Diverse Wembley crowd’s optimism gives way to boos as England toil

<span>Young England fans outside Wembley before England’s 1-0 defeat to Iceland.</span><span>Photograph: Bradley Collyer/PA</span>
Young England fans outside Wembley before England’s 1-0 defeat to Iceland.Photograph: Bradley Collyer/PA

The connection between Gareth Southgate’s England team and the country it represents is rich but not without its complexities. That is to say that it can often feel like people both adore them and are frustrated by them in equal measure (and sometimes at the same time). Friday night’s match at Wembley provided a good opportunity to observe this dynamic in action as England lost their final fixture before travelling to Germany as one of the favourites for Euro 2024.

The first thing to be noted was the atmosphere as you stepped out of Wembley Park station and onto Olympic Way. At the top of the long bank of stairs and along the packed thoroughfare there were families everywhere pausing to capture the moment. Posing for photographs in stetsons with the George’s cross on them, Jack Grealish scarves around their shoulders and any number of vintage England shirts, this was a joyous, friendly atmosphere. It was something not so long ago you would have associated more with a concert than a football match.

Related: England booed off after failing against Iceland once more in Euros warm-up

This is a good thing. For those with memories going back, say, eight years (and that last defeat by Iceland), the idea that watching England could be something enjoyed by both adults and children, boys and girls, and in crowds where ethnic diversity was both rich and unremarkable, would seem far-fetched. Thanks to Southgate and his players (and Sarina Wiegman and hers, too) that has changed, one hopes permanently.

Expectations have changed too. This wasn’t a crowd of daytrippers, even the children knew their football (I spoke to one young boy Archie who, in describing why Grealish might be a big miss for England explained thoughtfully why his transfer to Manchester City had allowed Pep Guardiola to transform his game into one of the most effective in the Premier League) but they all shared a common optimism and a belief that England ought to succeed.

Olly and Fergus, two 20-something friends standing at the bottom of the Olympic Steps taking in the sights as they waited to head in, said they were more hopeful about this summer’s than they were at Euro 2020, when England were effectively the home team. “We were just saying that after three tournaments Southgate has got his momentum and has built what he’s set out to do,” Fergus said.

“It’s also a little bit scary as well because I feel like England always go into tournaments with a slightly lower expectation”, said Olly. “Or maybe there’s a big expectation, but you kind of doubt it at the same time. With this one, you think: “they have actually got this.”

The Josephs family, father and two sons, were equally upbeat. “I really think they can do this”, said Josephs senior (people were generally willing to give either a christian or surname but not both), “I really think they can win.” But then came the caveat. “I think they can win if they use the right players and the right tactics. Because one thing I’ve noticed in football, a lot of the other managers seem to be a bit more adventurous than England in their tactics. They’ll be standing back, acting defensively. Accelerate, that’s what I think.”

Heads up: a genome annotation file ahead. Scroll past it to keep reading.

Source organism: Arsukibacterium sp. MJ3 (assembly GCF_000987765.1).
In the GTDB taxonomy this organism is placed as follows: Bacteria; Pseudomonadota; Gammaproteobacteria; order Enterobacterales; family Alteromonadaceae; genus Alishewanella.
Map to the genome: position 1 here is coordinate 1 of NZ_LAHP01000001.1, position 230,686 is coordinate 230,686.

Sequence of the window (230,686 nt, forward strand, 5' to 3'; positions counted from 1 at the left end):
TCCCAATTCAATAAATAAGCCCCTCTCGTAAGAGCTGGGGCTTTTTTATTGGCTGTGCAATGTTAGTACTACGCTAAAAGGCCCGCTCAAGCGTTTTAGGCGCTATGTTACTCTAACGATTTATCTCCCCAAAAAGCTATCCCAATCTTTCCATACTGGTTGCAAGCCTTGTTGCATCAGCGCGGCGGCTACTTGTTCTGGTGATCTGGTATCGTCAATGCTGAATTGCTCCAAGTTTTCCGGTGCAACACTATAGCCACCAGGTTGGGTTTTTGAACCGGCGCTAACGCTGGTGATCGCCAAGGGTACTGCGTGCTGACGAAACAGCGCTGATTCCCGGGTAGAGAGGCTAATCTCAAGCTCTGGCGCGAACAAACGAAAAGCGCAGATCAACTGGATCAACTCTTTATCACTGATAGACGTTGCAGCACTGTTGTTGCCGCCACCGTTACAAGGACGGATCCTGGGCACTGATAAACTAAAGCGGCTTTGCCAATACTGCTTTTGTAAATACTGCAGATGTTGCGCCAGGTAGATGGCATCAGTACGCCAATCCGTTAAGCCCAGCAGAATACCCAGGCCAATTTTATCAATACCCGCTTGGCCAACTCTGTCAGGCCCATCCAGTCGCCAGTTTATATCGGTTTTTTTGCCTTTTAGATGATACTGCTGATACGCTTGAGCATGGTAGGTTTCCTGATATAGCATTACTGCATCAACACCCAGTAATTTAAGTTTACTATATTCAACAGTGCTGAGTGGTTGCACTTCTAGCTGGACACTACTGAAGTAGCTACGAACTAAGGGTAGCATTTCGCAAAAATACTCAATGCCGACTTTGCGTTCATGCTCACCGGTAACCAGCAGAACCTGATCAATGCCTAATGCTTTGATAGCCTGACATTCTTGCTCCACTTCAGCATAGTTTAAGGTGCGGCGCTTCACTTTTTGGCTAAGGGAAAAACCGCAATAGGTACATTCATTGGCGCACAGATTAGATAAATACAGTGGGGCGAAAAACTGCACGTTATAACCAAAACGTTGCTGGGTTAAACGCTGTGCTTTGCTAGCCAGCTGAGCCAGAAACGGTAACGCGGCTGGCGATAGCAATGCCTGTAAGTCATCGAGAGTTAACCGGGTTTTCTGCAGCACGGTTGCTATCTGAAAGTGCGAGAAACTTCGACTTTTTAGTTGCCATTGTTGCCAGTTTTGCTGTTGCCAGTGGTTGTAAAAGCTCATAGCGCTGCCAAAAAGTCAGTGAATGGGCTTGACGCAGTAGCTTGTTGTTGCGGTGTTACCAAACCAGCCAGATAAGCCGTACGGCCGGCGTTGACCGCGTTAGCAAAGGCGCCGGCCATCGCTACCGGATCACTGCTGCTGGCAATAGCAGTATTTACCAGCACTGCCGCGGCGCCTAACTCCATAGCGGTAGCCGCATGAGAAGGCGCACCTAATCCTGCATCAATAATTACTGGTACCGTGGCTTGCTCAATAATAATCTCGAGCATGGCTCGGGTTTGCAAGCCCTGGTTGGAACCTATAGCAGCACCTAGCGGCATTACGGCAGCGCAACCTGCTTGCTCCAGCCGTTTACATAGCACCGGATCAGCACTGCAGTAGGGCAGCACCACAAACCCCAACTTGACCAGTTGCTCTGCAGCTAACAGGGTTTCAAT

Inside Wembley and you could pick up a general desire for acceleration. The noise in the ground was good, the atmosphere bright, and when England conceded awfully in the 12th minute it didn’t really shift a notch. But the biggest moments of engagement were for moments of skill (usually a flick) from Phil Foden or Cole Palmer. Given the ponderous nature of much of England’s play, apparently unsure of how to use that abundant ability to unpick a massed Iceland defence, there were not many successful tricks to cheer, and when half-time came there were boos.

The second half saw an armada of paper airplanes descending from the stands as supporters sought to entertain themselves (aircraft often constructed from leaflets advertising an anti-social behaviour hotline). It was only in the final 10 minutes that the crowd felt sufficiently engaged to get up on their feet in a mixture of hope and frustration, willing an England equaliser. That failed to materialise and so when the final whistle came the boos returned, only this time louder and more widespread.

Related: England 0-1 Iceland: Euro 2024 warm-up – as it happened

It may not have felt like it on the night, but having a crowd that expects you both to win and win well is a good sign. It shows at least that the team is capable of it. At the same time such high expectations are difficult to reach and even trickier to maintain. If this is the tournament where hopes exceed reality then it will surely be Southgate’s last.

Whatever the outcome, however, the manager’s legacy will be real. And for some reason the transformation Southgate has wrought not just on the England’s men’s side but on its football culture seemed to be best encapsulated on this night by Annabel, a young New Yorker living in London who had brought her American friends to watch the team she now supports. “The 2018 World Cup is when I really got into watching football and the England team is what got me into it,” she said, wearing the red England shirt from the Qatar World Cup. “I identify with this team. They’ve a lot of young players who are my age and it’s kind of wild to watch them, how talented they are.” Annabel had caught the bug of the new England, but knew enough about the old to share her expectations for the Euros with a knowing laugh. “I think they can go all the way,” she said, “but let’s see.”